Posts tagged restrictive covenant.

Florida Governor Ron DeSantis recently signed H.B. 623 into law on April 15, 2024, creating a new section 553.837, Florida Statutes, which will require builders to provide a one-year warranty for all newly constructed homes.  While many new construction home builders already offer a warranty, this statute requires that...Read More

The Ordinance imposes a temporary suspension of up to six (6) months on some, but not all, development projects within unincorporated areas of the County, during which the County will not process Comprehensive Plan text and map Amendments, Rezonings, and Special Exceptions.Read More

On April 23, 2024, the U.S. Department of Labor (“Department”) announced its final rule, Defining and Delimiting the Exemptions for Executive, Administrative, Professional, Outside Sales, and Computer Employees, which revises regulations for determining whether certain salaried employees are exempt from minimum...Read More

Updates to the Health Insurance Portability and Accountability Act Security Rule (“HIPAA Security Rule”) are planned for Spring 2024. New guidance from The Department of Health and Human Services (“HHS”) via a recently released Concept Paper confirms plans to update the HIPAA Security Rule and additionally, the...Read More

On December 29, 2022, President Biden signed the Setting Every Community Up for Retirement Enhancement 2.0 Act (SECURE 2.0 Act). The SECURE 2.0 Act made quite a few enhancements to clarify the original legislation.Read More

The Whitlow opinion provides a thoughtful and scholarly discussion regarding the importance of jury trials, the purpose of summary judgment proceedings, and the practical impacts of the new summary judgment rule.Read More

Section 713.10, Florida Statutes, titled “Extent of liens,” provides a mechanism for landlords to protect their property from being liened when a tenant contracts for improvements to the leased premises.  The statute also provides a path for lienors to protect themselves when performing work on behalf of a tenant.Read More

On July 26, 2023, the Securities and Exchange Commission adopted new rules requiring public companies to disclose material cybersecurity incidents they experience and to disclose on an annual basis material information regarding their cybersecurity risk management, strategy, and governance. Read More

Because emojis can be used as a form of communication, the question arises as to whether emojis can create a binding legal contract.Read More

Signed into law by Florida Governor DeSantis on May 10, 2023, SB 1718 will impact many private Florida employers, who will be required to use the U.S. Department of Homeland Security’s E-Verify System for their onboarding process by July 1, 2023.  Despite the new requirement, employers are still required to complete an I-9...Read More

On May 2, 2023, Florida Governor Ron DeSantis signed into law HB 3, also known as “An Act Relating to Government and Corporate Activism (the “Act”). Read More

To address the shortage of affordable housing, the Florida legislature passed the “Live Local Act” (the “Act”), the State’s most impactful housing legislation in decades.Read More

The Live Local Act (SB 102) (the “Act”), amends multiple provisions of the Florida Statutes with the overarching purpose of spurring additional development of affordable housing in the State. Importantly, for qualifying affordable housing projects, the Act preempts local zoning codes and comprehensive plans with...Read More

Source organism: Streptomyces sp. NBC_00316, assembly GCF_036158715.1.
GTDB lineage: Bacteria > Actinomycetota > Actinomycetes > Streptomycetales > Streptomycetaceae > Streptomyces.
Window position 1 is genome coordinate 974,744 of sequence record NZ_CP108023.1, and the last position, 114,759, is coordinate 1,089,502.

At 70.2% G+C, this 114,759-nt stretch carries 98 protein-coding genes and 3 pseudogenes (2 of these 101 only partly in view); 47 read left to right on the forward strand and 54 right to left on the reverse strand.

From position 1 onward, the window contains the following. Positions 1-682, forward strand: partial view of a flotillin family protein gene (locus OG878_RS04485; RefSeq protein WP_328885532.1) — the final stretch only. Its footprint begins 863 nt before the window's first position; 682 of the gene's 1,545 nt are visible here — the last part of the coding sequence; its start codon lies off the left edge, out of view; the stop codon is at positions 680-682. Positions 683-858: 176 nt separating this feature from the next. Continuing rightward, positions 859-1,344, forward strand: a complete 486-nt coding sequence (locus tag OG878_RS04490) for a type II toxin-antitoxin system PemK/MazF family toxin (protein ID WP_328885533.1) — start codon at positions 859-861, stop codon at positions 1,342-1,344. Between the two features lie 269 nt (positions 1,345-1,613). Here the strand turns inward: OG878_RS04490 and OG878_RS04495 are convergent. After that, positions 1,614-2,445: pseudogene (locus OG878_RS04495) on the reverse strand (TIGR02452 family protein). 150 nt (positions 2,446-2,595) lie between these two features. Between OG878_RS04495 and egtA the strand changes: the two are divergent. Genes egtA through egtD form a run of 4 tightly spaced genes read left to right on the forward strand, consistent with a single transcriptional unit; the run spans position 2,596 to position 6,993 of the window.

Following ZF Automotive, two New York district courts decisions, that ICSID arbitration panels in investor-sate arbitrations were not imbued with governmental authority and therefore not “foreign” or “international tribunals,” could indicate a direction that forecloses access to Section 1782 discovery...Read More

There is a growing trend of local jurisdictions enacting pay transparency laws which require employers in those jurisdictions to provide compensation information to job applicants and employees.Read More

Puerto Rico takes steps to privatize power generation, which may improve the chances of future investment by other companies who may be (currently) concerned with ensuring payment for power generation projects to improve the island’s aging power grid.Read More

Luxury fashion brand Hermès sued Mason Rothschild in January 2022 alleging that the digital images underlying the non-fungible tokens (“NFTs”) produced and sold by Rothschild depicting faux fur-covered Birkin handbags – the “MetaBirkins” – constituted trademark infringement and dilution and that...Read More

In January 2023, the U.S. Equal Employment Opportunity Commission (“EEOC”) released an updated resource document, “Hearing Disabilities in the Workplace and the Americans with Disabilities Act” (the “Update”), which explains how the Americans with Disabilities Act (“ADA”) applies to job applicants...Read More

On January 1, 2023, Florida’s newest district court of appeal officially began operations—the first time a new appellate court opened in our state in 44 years. Chief Judge Meredith Sasso (formerly of the Fifth District Court of Appeal) immediately issued eight administrative orders, which basically function as...Read More

Only three months after the introduction of a bill to the House of Representatives that, if passed, will ban non-compete agreements nationwide for non-exempt employees, on January 5, 2023, the Federal Trade Commission (“FTC”) issued its own plan to ban non-compete clauses.Read More

In a recent case, Florida’s Second District Court of Appeal offered a reminder that the fundamental—and limited—purpose of a preliminary injunction is to maintain the status quo.Read More